Report urges more education, reporting and testing for Lyme disease
Mar 1st, 2013 By Cole Chapman, The Metro West Daily News
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“We need to educate members of the medical profession… in recognizing the prevalence of Lyme disease and knowing that there are treatment options out there,” said commission chairman Rep. David Linsky, D-Natick. “You would be amazed at the lack of understanding of a lot of physicians and people in the medical community.”
Lyme disease is a bacterial infection transmitted by the bite of an infected deer tick. Common symptoms are similar to the flu, with fever, aches and pains. But the disease can cause long-term problems, including a form of arthritis and even heart disease.
Linksy said the report was made “to ensure that the Lyme disease epidemic, and it is an epidemic, is controlled so future infections can be prevented.”
The commission found that incidents of the disease may be under reported, noting that although the Massachusetts Department of Health found 12,000 to 14,000 people tested positive for Lyme, the department estimates that number could potentially be five to 10 times that number.
Dr. Barbara Roth-Schechter, a commission member and public health official, said the question about reporting suggests the disease is reaching epidemic levels.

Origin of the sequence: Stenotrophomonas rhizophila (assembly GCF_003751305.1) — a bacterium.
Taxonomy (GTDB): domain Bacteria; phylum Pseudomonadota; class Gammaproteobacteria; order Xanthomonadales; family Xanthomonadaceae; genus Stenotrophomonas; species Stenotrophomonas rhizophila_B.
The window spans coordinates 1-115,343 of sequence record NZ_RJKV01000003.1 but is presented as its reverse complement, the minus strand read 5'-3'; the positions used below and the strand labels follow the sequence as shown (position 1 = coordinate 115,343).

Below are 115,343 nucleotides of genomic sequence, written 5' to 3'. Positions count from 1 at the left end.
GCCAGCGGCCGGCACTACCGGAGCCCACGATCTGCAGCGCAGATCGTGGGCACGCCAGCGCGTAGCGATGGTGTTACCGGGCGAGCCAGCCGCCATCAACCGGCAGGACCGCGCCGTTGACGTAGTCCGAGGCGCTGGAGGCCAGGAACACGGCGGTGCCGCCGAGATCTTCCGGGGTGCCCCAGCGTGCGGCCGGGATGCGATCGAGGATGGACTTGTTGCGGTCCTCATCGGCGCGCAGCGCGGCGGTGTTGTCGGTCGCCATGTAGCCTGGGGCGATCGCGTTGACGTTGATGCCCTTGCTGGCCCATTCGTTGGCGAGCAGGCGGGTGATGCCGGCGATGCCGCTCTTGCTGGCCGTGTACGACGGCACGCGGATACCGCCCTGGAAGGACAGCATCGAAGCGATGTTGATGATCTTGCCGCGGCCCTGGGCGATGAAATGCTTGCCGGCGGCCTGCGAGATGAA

“Any physician who diagnoses Lyme disease should report it,” she said. “Of the data we have, not all physicians do… therefore we believe that the epidemic, or whatever you’d like to call it… is even larger than what it says in the report.”
The commission consisted of 20 other members, including senators to practitioners and advocates. The commission is done with its side of the work and is now awaiting legislation and budgeting of funds to move forward with preventative measures, better treatment plans, and increased disease surveillance.
Rep. Theodore C. Speliotis, D-Danvers, has filed “An Act relative to Lyme disease treatment coverage” that calls for mandatory insurance coverage of Lyme disease-related expenses. The bill has 37 co-signers.
The “environmental intervention” measures in the report that require more examination include using pesticides to spray for ticks, using controlled burns and brush clearing to “reduce [habitats] favoring deer ticks,” increasing deer-proof fencing, implementing gravel perimeters around school properties, and requesting MassWildlife to “study the costs and benefits of expanded access to crossbow hunting” for deer.
While locations with large deer populations are likely to have more ticks than others, Joanne Martel, another member on the commission, said the problem could not be narrowed to a few specific areas.
“People [with Lyme disease] are not identified by where they live. … I could vacation in the Cape and come back to my hometown and my report would show up in my town. … It’s very hard to pin geographically, so you don’t want to get too caught up in that,” said Martel
Legislators within the commission, such as Linsky, are now seeking to find a spot in the state budget to fund the initiatives in the report.
“The DPH doesn’t like to ask for more money from the state,” said Linsky. “That’s what I’m for.”
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